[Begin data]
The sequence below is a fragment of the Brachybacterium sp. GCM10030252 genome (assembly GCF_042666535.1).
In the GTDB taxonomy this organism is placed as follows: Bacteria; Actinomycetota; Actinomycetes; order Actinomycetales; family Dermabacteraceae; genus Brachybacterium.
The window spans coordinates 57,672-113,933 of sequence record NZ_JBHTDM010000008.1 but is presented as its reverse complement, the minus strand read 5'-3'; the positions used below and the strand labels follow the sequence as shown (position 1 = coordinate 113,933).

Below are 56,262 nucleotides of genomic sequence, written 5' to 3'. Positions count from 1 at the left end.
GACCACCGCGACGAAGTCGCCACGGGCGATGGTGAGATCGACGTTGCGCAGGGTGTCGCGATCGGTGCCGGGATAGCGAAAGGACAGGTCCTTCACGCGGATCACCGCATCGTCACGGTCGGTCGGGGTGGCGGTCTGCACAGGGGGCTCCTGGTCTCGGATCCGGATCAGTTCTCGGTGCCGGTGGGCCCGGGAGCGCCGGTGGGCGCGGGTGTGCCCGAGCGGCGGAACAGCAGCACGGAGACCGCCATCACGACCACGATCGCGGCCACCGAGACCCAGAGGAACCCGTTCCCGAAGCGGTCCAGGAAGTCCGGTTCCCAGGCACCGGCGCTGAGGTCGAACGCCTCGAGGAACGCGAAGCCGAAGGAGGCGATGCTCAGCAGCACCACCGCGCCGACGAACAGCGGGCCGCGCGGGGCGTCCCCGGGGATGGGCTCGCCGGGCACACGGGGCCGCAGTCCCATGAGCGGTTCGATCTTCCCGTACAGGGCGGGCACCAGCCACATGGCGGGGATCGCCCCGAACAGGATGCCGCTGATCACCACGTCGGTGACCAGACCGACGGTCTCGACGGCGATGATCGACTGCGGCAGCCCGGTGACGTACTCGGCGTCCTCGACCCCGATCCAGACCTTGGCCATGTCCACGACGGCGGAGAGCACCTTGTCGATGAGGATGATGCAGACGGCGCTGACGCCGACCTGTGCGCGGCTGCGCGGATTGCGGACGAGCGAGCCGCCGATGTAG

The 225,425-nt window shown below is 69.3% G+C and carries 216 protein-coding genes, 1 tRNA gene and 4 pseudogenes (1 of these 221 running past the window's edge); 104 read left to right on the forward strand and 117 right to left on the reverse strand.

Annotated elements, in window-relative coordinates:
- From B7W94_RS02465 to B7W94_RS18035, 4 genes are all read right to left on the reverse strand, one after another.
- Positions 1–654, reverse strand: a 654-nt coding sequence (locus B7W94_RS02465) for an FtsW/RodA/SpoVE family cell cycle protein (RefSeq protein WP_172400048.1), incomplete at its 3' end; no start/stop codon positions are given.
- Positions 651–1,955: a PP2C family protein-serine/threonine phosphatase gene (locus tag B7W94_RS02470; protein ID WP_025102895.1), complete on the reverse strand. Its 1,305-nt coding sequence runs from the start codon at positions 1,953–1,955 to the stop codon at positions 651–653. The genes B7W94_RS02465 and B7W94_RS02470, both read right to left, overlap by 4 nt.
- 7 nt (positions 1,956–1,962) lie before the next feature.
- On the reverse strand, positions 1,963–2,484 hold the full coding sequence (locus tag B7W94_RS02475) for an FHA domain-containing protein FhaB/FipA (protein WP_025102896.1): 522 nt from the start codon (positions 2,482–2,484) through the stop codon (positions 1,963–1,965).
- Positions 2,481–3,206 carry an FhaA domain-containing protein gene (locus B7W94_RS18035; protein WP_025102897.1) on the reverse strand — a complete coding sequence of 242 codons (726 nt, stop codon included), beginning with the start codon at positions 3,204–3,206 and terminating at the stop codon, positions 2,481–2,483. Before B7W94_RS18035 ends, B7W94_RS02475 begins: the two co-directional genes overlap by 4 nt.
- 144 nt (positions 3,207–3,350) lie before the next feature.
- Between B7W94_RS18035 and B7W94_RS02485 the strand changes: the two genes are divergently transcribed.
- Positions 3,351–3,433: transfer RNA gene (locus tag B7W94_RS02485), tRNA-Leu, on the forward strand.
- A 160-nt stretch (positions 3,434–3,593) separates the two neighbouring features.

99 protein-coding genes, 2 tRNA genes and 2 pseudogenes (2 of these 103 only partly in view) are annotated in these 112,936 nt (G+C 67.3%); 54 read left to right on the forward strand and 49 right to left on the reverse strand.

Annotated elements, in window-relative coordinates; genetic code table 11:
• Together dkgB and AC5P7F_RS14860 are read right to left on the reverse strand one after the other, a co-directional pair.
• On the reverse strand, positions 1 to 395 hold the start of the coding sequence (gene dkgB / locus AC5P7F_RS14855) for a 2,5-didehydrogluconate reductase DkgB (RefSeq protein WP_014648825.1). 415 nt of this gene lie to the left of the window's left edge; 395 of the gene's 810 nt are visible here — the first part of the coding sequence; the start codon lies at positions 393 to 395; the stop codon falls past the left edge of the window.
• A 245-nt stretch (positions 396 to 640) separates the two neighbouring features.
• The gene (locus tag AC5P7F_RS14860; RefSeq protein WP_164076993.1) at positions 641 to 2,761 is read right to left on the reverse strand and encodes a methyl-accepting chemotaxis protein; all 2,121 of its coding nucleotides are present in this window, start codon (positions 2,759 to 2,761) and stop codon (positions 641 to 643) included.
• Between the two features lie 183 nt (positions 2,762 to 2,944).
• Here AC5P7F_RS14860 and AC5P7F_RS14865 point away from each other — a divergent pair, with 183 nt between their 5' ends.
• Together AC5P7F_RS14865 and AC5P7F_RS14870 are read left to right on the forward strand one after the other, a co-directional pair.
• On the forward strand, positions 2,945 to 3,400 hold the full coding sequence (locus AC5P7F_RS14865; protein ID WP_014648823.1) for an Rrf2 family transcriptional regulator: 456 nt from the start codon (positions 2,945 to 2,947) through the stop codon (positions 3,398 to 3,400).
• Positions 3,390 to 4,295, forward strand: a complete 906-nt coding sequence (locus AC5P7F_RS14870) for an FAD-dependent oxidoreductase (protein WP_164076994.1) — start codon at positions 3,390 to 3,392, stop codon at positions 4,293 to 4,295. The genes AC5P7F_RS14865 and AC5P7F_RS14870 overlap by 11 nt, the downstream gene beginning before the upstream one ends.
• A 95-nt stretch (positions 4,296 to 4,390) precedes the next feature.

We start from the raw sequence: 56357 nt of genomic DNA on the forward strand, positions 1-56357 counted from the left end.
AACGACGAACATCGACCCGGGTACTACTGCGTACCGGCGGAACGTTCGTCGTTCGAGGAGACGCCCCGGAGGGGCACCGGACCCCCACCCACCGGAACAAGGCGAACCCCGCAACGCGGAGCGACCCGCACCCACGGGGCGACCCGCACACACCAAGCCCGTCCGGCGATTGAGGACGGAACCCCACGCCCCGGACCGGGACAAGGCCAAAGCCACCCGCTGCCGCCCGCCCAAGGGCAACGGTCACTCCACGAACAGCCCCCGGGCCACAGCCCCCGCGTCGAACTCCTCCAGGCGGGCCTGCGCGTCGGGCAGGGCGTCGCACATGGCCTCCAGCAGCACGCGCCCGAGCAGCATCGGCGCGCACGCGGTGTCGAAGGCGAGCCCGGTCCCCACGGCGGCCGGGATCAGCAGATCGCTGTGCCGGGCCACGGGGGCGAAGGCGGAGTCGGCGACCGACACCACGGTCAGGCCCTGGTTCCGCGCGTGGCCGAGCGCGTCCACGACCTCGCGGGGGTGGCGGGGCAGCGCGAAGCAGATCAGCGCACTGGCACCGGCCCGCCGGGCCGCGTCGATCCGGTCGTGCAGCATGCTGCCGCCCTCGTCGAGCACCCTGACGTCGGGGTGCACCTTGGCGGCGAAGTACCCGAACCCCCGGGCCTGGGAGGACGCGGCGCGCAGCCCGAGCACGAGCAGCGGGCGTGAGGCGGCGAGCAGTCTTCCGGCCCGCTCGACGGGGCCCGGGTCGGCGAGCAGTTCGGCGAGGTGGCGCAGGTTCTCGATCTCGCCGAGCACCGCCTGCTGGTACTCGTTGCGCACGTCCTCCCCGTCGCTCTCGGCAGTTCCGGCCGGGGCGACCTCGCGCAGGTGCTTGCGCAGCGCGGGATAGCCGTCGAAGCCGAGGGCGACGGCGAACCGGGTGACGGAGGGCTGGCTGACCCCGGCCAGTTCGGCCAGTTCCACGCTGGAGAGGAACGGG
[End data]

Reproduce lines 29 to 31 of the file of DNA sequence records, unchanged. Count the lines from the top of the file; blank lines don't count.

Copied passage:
• A 95-nt stretch (positions 4,296 to 4,390) precedes the next feature.

We start from the raw sequence: 56357 nt of genomic DNA on the forward strand, positions 1-56357 counted from the left end.
AACGACGAACATCGACCCGGGTACTACTGCGTACCGGCGGAACGTTCGTCGTTCGAGGAGACGCCCCGGAGGGGCACCGGACCCCCACCCACCGGAACAAGGCGAACCCCGCAACGCGGAGCGACCCGCACCCACGGGGCGACCCGCACACACCAAGCCCGTCCGGCGATTGAGGACGGAACCCCACGCCCCGGACCGGGACAAGGCCAAAGCCACCCGCTGCCGCCCGCCCAAGGGCAACGGTCACTCCACGAACAGCCCCCGGGCCACAGCCCCCGCGTCGAACTCCTCCAGGCGGGCCTGCGCGTCGGGCAGGGCGTCGCACATGGCCTCCAGCAGCACGCGCCCGAGCAGCATCGGCGCGCACGCGGTGTCGAAGGCGAGCCCGGTCCCCACGGCGGCCGGGATCAGCAGATCGCTGTGCCGGGCCACGGGGGCGAAGGCGGAGTCGGCGACCGACACCACGGTCAGGCCCTGGTTCCGCGCGTGGCCGAGCGCGTCCACGACCTCGCGGGGGTGGCGGGGCAGCGCGAAGCAGATCAGCGCACTGGCACCGGCCCGCCGGGCCGCGTCGATCCGGTCGTGCAGCATGCTGCCGCCCTCGTCGAGCACCCTGACGTCGGGGTGCACCTTGGCGGCGAAGTACCCGAACCCCCGGGCCTGGGAGGACGCGGCGCGCAGCCCGAGCACGAGCAGCGGGCGTGAGGCGGCGAGCAGTCTTCCGGCCCGCTCGACGGGGCCCGGGTCGGCGAGCAGTTCGGCGAGGTGGCGCAGGTTCTCGATCTCGCCGAGCACCGCCTGCTGGTACTCGTTGCGCACGTCCTCCCCGTCGCTCTCGGCAGTTCCGGCCGGGGCGACCTCGCGCAGGTGCTTGCGCAGCGCGGGATAGCCGTCGAAGCCGAGGGCGACGGCGAACCGGGTGACGGAGGGCTGGCTGACCCCGGCCAGTTCGGCCAGTTCCACGCTGGAGAGGAACGGG